Problem-Free Pocket Doors
Hang pocket doors so they work for a lifetime.
Synopsis: Pocket doors are sometimes a great solution to a space problem. Unfortunately, they can be tricky to install and to align precisely. In this article, finish carpenter Jim Peterson provides a step-by-step lesson in making sure that your pocket doors are installed securely and accurately, and that they remain free of problems for years to come. He discusses how to choose hardware, prep the opening, build the pocket, and prep and hang the door.
Because they’re a great space saver, pocket doors are often the only way to make small rooms accessible. A tiny half-bath carved from an existing floor plan is a perfect example. But pocket doors aren’t just for tiny baths and town-house closets; they’re also a classy way to separate larger living spaces, such as the pair of biparting doors separating the library or dining room in a large manor house. Unfortunately, pocket doors have a well-deserved reputation for being finicky. Sometimes pocket doors don’t line up with their jambs, sometimes they rub on the floor or pocket, and sometimes they just fall off the track.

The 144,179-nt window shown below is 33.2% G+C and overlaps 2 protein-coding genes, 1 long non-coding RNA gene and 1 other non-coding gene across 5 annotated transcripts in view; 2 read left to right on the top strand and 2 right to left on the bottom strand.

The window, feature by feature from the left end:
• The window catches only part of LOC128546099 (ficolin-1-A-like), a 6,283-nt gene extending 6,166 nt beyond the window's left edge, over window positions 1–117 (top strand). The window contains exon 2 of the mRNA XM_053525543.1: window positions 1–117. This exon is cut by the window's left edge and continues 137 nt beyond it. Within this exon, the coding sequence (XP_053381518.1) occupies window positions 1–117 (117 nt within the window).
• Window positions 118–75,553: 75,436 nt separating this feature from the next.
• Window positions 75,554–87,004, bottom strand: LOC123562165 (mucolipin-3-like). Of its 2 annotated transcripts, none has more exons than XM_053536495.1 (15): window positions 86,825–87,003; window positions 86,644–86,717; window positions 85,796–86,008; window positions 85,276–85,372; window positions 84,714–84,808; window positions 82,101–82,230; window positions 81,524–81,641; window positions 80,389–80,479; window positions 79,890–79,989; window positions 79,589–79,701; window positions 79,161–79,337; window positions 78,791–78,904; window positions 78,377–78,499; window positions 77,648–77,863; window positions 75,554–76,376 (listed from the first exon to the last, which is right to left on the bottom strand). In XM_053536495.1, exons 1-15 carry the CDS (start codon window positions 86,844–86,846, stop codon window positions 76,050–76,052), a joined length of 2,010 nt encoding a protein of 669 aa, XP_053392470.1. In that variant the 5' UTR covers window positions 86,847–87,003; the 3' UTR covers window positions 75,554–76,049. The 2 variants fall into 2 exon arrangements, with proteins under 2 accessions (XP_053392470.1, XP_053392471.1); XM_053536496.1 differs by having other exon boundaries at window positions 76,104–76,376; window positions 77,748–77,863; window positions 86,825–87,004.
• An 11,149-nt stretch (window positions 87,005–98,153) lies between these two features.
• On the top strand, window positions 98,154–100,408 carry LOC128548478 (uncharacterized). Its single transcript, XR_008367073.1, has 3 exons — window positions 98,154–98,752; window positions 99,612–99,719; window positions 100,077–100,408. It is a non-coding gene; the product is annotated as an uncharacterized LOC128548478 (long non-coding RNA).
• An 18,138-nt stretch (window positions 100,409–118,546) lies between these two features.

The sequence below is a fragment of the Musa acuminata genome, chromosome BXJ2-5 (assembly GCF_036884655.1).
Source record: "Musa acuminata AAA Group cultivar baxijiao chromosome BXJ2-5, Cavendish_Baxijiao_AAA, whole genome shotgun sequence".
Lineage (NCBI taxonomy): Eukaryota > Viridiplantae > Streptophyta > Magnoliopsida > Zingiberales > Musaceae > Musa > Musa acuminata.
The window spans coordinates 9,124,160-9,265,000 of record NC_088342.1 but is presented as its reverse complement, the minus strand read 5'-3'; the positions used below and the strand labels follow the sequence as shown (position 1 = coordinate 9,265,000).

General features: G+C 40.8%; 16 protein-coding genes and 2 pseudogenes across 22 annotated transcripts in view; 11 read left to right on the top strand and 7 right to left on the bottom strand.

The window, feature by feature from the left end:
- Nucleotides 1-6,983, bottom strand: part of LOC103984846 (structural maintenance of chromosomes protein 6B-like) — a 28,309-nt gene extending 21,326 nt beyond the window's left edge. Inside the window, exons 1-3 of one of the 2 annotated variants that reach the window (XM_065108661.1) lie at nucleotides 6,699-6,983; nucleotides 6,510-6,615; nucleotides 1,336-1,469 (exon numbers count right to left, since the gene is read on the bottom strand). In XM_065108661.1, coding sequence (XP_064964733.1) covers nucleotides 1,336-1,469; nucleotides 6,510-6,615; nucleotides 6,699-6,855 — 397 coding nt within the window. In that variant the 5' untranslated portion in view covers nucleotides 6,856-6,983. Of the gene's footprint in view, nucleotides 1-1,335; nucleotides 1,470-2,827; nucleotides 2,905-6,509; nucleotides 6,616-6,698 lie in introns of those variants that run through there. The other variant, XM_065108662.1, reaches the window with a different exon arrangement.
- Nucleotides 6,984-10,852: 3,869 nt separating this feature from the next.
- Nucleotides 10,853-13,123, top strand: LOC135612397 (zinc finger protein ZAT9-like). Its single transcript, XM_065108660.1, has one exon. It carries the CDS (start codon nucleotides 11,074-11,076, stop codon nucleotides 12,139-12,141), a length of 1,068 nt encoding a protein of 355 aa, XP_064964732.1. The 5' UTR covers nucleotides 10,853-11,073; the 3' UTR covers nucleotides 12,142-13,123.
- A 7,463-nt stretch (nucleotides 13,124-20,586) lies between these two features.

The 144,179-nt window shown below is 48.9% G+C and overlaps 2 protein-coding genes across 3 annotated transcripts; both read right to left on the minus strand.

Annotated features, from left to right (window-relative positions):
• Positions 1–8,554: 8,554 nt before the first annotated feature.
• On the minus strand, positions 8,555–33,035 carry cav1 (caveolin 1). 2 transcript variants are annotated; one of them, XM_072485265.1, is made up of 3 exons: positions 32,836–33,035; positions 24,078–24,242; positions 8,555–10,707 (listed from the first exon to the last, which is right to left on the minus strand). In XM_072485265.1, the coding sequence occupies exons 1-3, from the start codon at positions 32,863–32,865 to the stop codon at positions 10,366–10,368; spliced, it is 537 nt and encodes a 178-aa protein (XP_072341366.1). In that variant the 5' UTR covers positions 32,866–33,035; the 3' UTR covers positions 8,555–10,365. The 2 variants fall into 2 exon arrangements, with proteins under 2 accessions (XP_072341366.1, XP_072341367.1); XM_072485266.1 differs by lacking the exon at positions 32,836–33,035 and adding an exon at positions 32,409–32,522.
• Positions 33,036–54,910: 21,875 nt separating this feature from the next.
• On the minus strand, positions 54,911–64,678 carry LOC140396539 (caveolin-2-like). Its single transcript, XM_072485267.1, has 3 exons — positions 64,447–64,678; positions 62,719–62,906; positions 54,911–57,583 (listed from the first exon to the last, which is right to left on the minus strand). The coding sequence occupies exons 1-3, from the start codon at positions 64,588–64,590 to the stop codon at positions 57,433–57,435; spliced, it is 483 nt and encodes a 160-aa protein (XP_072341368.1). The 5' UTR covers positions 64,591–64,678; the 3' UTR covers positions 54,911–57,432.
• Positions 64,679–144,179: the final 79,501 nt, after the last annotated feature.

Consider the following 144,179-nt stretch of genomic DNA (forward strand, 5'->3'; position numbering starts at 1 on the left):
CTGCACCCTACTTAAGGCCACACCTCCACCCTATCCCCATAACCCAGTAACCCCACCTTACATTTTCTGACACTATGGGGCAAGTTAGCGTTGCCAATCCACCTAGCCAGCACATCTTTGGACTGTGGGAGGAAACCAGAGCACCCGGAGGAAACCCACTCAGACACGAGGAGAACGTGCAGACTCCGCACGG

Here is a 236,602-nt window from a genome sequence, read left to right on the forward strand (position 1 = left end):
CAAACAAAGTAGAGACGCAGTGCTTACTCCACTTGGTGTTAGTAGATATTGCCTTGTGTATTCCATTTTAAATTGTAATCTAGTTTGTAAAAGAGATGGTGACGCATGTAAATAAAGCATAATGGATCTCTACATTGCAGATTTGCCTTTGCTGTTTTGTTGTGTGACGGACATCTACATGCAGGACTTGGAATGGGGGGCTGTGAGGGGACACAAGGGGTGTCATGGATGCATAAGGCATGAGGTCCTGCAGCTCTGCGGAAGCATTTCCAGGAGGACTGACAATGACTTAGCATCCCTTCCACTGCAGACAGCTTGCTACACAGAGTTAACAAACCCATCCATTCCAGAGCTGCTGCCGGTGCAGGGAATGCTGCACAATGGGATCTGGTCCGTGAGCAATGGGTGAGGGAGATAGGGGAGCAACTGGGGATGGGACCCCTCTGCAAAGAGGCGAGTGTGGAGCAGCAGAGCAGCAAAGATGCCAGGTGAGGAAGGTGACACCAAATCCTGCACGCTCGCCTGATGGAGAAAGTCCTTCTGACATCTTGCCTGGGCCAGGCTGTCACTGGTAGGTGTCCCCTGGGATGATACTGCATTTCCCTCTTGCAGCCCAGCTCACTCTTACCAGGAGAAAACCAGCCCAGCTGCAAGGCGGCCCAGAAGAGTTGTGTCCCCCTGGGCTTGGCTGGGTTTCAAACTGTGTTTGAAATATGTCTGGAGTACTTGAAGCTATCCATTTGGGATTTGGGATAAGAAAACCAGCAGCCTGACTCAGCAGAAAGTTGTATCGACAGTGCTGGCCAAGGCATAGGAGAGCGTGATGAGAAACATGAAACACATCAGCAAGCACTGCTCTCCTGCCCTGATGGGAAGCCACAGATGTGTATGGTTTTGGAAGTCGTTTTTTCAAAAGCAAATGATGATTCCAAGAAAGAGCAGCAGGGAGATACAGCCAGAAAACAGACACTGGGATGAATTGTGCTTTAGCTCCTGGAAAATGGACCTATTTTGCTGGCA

Some of the frustration builders have with pocket doors is caused by the setup they’re using. Most builders either use a fully assembled prehung pocket door supplied by a door shop, or a pocket-door kit from a lumberyard or home center. Unfortunately, both types have flimsy stud walls made from cheap wood and sheet metal. This makes them susceptible to flexing and bending, which causes the door misalignment and rubbing that builders and homeowners complain about. Rather than deal with these problems, I build my own door pockets and use high-quality European hardware. In the more than 10 years that I’ve been installing pocket doors this way, I have yet to get one callback related to…